More than once, A-37s followed OVs or O-2s thru dangerous low ceiling/visibility 'sucker-holes' in relief of ground units under high-threat of being over-run by the VC/NVA [danger-close employment of BLU/BDUs, 2.75-rockets and 7.62 strafing]. To this day there is a tight/brotherhood bond between A-37 and OV and O-2 associations.
What Mr Taylor said.
I flew the OV10 800 hours/185 missions mostly over Cambodia in late 70 thru fall 71. We worked most every kind of fighter bomber, Navy Black Ponies(OV10), gunships, Cobra LOH teams T28s, A-1s, F4s, F100s, B57s, F5s...most all the FACS preferred the A37 over any fixed wing jet attack aircraft, especially if there were friendlies in the area. The A37 pilots lived next door to us and we socialized daily and dreamed up special tactics that sometimes worked well; all great fun. They were the most accurate of any of the jet powered birds, next were F100s, and last F4s. If there were friendlies within a click, I didn't want F4s. Like Mr Taylor said, they could and did fly formation with the OV...and shut down an engine and loiter with us if needed and four 500# bombs or 4 cans of nape, or CBUs and a gun and also lotsa fuel. They were the best, reliable when working up close to the friendlies.
Fond memories.
 
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Vigilant1

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What Mr Taylor said.
I flew the OV10 800 hours/185 missions mostly over Cambodia in late 70 thru fall 71.
Cambodia??P But I thought . . . never mind.

most all the FACS preferred the A37 over any fixed wing jet attack aircraft, especially if there were friendlies in the area.
The A-37 guys don't get much recognition, for whatever reason. It was a nice little platform and cheap to operate, too. The program went together pretty fast. It would have been a hoot to fly, and I'd love to see a few of them lined up to get fuel via probe-drogue. I'm guessing that was a rare occurrence.
Thanks for the note.
 

Rockiedog2

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Compare the OV-10 to something about the same size but much closer to the power and weight you have in mind, say a Cessna Bobcat. The Bronco has four times the power and carries more than double the weight of the Bobcat, so it's just not a "normal" aircraft from a light aviation perspective. I think you'd be better off with a full-scale Bronco but at Bobcat weight and power.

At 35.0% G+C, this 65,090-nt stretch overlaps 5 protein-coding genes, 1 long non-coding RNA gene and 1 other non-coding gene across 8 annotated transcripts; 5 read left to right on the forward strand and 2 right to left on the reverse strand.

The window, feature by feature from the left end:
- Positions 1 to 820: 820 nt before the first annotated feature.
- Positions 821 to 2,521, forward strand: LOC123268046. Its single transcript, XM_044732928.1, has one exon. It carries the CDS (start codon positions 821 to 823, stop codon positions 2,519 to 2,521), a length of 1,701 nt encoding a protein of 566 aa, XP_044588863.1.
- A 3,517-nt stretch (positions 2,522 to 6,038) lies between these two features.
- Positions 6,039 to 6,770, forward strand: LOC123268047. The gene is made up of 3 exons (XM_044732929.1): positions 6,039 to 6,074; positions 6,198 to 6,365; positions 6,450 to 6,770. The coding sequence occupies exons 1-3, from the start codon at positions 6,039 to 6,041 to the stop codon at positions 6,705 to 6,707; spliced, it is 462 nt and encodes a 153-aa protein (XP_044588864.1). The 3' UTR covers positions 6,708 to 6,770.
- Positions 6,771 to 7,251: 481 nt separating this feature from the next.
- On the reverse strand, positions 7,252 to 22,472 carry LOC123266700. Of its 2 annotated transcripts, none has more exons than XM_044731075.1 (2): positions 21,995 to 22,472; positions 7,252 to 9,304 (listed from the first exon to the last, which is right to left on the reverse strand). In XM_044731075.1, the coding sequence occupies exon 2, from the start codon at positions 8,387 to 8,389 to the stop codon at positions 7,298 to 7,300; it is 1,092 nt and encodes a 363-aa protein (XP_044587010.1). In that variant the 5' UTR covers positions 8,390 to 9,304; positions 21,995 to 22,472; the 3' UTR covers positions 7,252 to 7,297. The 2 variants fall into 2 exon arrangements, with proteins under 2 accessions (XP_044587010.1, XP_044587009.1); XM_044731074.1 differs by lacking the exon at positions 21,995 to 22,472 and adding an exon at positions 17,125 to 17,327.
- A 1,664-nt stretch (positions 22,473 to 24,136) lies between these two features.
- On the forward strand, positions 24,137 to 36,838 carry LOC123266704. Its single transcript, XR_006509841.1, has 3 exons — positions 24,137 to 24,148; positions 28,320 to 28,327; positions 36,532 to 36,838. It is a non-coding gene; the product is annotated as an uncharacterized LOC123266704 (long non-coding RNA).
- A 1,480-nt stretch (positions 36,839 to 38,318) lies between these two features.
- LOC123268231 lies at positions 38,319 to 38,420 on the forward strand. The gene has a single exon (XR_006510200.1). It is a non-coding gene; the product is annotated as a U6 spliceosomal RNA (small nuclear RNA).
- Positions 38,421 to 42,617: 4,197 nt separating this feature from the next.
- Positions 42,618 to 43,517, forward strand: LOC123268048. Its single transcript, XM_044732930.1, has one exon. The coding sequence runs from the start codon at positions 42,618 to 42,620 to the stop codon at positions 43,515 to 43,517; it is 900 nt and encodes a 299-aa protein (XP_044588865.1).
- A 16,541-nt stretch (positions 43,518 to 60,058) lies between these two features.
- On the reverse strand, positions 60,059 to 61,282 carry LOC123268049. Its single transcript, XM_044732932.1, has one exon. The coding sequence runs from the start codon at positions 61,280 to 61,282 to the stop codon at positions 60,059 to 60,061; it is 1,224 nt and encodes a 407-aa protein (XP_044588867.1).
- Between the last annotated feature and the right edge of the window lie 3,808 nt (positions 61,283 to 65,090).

NORTH AMERICAN OV-10D BRONCO
Wingspan: 40 ft 0 in (12.19 m)
Wing area: 290.95 ft² (27.03 m²)
Max. takeoff weight: 14,444 lb (6,552 kg)
Powerplant: 2 × Garrett T76-G-420/421 turboprop, 1,040 hp (775.5 kW) each

CESSNA AT-17 BOBCAT
Wingspan: 41 ft 11 in (12.78 m)
Wing area: 295 sq ft (27.4 m2)
Max takeoff weight: 6,062 lb (2,750 kg)
Powerplant: 2 × Jacobs R-755-9 seven-cylinder, air-cooled, radial piston engine, 245 hp (183 kW) each

.
As stated in an earlier reply I flew the Bronco for some time and liked the airplane. A lot. I also owned a Bobcat for a short time and flew it enough to learn a lot about it. It looks conventional, like the Beech 18, but in some ways mine didn't fly much like the "modern" certified planes most of us are used to these days. Especially when slowed up. My strip is short and obstacles and requires a late turn in the flare...the Bamboo Bomber when slow got unstable and clumsy...I never did get it in my strip. Couldn't make that turn in the short time/distance required. And other differences. I liked it too. A lot.
Somehow I'm having trouble with the concept of the replica OV project. The thing is huge...I built one original design(with the help of a couple retired engineer friends) and it turned out pretty good. There ain't no way I would attempt to scale down/build a twin boom twin engine OV10-like plane. Even on the simple thing I bulit I ended up cutting it all up and major mods for a year. So there have been suggested solutions to try to avoid all those complications but then we got something else. A rear engine pusher?
Well don't mind me, carry on.